Because you read me, I wrote more.
Because I wrote more, I got better.
Because I got better, I was accepted into grad school.
And now, I’ll be writing less.
It’s funny how we spend our lives wandering in circles, thinking we’re traveling in straight lines from Point A to Point B(etter).
When I was 16, I read Shutterbabe: Adventures in Love and War. The author
I went to college at UNC-Chapel Hill because it had the best journalism program in the country. (I followed straight lines, like I said.) Then I came upon an intersection: the week before starting classes, while on my very first backpacking trip, I slipped on wet rocks and sliced my shin down to the bone. Gazing at previously unknown layers of tissue and fat, I realized I’d never been so badly injured. But, looking out over mountains beyond mountains, all I felt was a profound calm. The wilderness showed me I was stronger than I imagined, and that knowledge lured me down another path. My straight line curved: by the time my wound scarred over, I’d traded journalism for anthropology and an imagined future guiding outdoor expeditions around the world.
Of course, my newly charted lines curved again and again. Studying for a semester in Mexico led me to loving Julio, and he became a new link to learning Spanish and living abroad. After a broken heart sent me home to North Carolina, being bilingual was a path into joining the field of global public health. More lines led to marriage, a house, and three dogs. And then, unexpectedly, starting a new job with Duke’s writing program led me to a friend. Her suggestion that I author a blog seemed like just another line shooting off into the unknown, but the thing is: enough lines drawn at specific angles form a hexagon. And a hexagon with the corners sanded down by time looks an awful lot like… a circle.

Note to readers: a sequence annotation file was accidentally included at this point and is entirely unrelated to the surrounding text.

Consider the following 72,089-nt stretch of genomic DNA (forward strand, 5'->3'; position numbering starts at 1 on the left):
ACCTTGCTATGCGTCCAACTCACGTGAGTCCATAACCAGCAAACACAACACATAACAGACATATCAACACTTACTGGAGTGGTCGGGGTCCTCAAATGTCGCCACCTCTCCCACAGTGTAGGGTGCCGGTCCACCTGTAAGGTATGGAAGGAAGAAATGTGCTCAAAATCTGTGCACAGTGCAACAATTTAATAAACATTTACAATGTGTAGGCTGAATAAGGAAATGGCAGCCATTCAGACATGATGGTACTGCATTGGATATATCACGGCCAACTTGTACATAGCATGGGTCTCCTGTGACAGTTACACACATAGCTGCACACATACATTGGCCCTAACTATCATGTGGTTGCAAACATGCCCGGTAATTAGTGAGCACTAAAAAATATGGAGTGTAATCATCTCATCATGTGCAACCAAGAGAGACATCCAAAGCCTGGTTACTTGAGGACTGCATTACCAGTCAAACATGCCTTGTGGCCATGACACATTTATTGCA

This Monday and Tuesday, I went to my grad school orientation. Guess where I’m going? UNC-Chapel Hill. Guess what I’m studying? Communication, in the freaking School of Journalism. (I hear it’s still the best program in the country.)
Half the message of this post is an update: With my new focus on school, I’ll be lucky if I post on this blog twice a month. I won’t get to read you all like I used to either, but I’ll think about you all the time. It was writing for this blog that reminded me how much storytelling means to me; how many forms it can take and the vital ways it can change the world. It was working on collaborations with some of you that convinced me I have a real talent for editing and digital publishing.
I learned about my acceptance to grad school when the program director called me at work. You guys, she called to thank me for writing. She thanked me for the words on this blog and the ways they moved her. Essentially, Tip of My Tongue is the reason I was admitted to my graduate program, and now I’m going to learn how to make a living doing what I love! If you hadn’t read me in the first place and commented back, this blog would never have gained that kind of power.
Among all the overlapping circles of life, my online friends have become a steady landmark. Thank you all, so much, for helping me find my way.